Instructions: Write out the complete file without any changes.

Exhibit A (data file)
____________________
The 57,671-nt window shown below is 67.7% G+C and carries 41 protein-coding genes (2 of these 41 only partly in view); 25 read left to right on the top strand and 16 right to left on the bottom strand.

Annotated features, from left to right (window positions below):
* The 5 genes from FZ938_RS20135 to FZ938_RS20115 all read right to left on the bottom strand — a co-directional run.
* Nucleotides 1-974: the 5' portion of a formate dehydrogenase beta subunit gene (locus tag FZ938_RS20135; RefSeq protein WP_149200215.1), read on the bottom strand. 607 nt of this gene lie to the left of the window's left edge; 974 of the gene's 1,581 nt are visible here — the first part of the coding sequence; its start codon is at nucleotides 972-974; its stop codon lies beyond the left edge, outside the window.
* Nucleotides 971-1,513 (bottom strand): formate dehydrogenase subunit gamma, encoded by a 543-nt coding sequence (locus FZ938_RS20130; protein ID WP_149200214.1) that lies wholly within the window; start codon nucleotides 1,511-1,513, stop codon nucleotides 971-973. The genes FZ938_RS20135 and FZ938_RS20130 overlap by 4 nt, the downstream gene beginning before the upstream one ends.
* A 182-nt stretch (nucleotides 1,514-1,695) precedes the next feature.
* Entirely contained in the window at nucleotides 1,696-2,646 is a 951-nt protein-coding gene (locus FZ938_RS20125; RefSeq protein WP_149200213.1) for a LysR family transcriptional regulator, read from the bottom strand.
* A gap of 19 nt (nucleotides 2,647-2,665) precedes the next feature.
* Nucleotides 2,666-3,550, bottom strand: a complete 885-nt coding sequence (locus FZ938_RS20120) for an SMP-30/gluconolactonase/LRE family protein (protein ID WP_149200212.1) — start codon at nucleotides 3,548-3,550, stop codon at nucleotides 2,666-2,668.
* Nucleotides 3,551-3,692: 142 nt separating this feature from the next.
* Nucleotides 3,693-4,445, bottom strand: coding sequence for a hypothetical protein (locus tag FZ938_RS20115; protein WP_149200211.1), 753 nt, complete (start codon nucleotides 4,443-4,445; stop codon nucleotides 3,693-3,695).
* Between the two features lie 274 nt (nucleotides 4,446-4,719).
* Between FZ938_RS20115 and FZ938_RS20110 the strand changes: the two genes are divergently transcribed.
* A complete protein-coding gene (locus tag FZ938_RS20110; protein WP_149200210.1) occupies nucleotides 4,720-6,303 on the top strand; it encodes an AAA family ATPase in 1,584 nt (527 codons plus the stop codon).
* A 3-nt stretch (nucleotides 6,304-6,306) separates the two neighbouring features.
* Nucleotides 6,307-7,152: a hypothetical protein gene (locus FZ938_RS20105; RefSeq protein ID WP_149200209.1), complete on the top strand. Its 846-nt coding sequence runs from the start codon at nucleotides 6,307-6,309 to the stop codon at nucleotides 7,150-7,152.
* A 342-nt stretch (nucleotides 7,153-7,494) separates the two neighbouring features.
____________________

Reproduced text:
The 57,671-nt window shown below is 67.7% G+C and carries 41 protein-coding genes (2 of these 41 only partly in view); 25 read left to right on the top strand and 16 right to left on the bottom strand.

Annotated features, from left to right (window positions below):
* The 5 genes from FZ938_RS20135 to FZ938_RS20115 all read right to left on the bottom strand — a co-directional run.
* Nucleotides 1-974: the 5' portion of a formate dehydrogenase beta subunit gene (locus tag FZ938_RS20135; RefSeq protein WP_149200215.1), read on the bottom strand. 607 nt of this gene lie to the left of the window's left edge; 974 of the gene's 1,581 nt are visible here — the first part of the coding sequence; its start codon is at nucleotides 972-974; its stop codon lies beyond the left edge, outside the window.
* Nucleotides 971-1,513 (bottom strand): formate dehydrogenase subunit gamma, encoded by a 543-nt coding sequence (locus FZ938_RS20130; protein ID WP_149200214.1) that lies wholly within the window; start codon nucleotides 1,511-1,513, stop codon nucleotides 971-973. The genes FZ938_RS20135 and FZ938_RS20130 overlap by 4 nt, the downstream gene beginning before the upstream one ends.
* A 182-nt stretch (nucleotides 1,514-1,695) precedes the next feature.
* Entirely contained in the window at nucleotides 1,696-2,646 is a 951-nt protein-coding gene (locus FZ938_RS20125; RefSeq protein WP_149200213.1) for a LysR family transcriptional regulator, read from the bottom strand.
* A gap of 19 nt (nucleotides 2,647-2,665) precedes the next feature.
* Nucleotides 2,666-3,550, bottom strand: a complete 885-nt coding sequence (locus FZ938_RS20120) for an SMP-30/gluconolactonase/LRE family protein (protein ID WP_149200212.1) — start codon at nucleotides 3,548-3,550, stop codon at nucleotides 2,666-2,668.
* Nucleotides 3,551-3,692: 142 nt separating this feature from the next.
* Nucleotides 3,693-4,445, bottom strand: coding sequence for a hypothetical protein (locus tag FZ938_RS20115; protein WP_149200211.1), 753 nt, complete (start codon nucleotides 4,443-4,445; stop codon nucleotides 3,693-3,695).
* Between the two features lie 274 nt (nucleotides 4,446-4,719).
* Between FZ938_RS20115 and FZ938_RS20110 the strand changes: the two genes are divergently transcribed.
* A complete protein-coding gene (locus tag FZ938_RS20110; protein WP_149200210.1) occupies nucleotides 4,720-6,303 on the top strand; it encodes an AAA family ATPase in 1,584 nt (527 codons plus the stop codon).
* A 3-nt stretch (nucleotides 6,304-6,306) separates the two neighbouring features.
* Nucleotides 6,307-7,152: a hypothetical protein gene (locus FZ938_RS20105; RefSeq protein ID WP_149200209.1), complete on the top strand. Its 846-nt coding sequence runs from the start codon at nucleotides 6,307-6,309 to the stop codon at nucleotides 7,150-7,152.
* A 342-nt stretch (nucleotides 7,153-7,494) separates the two neighbouring features.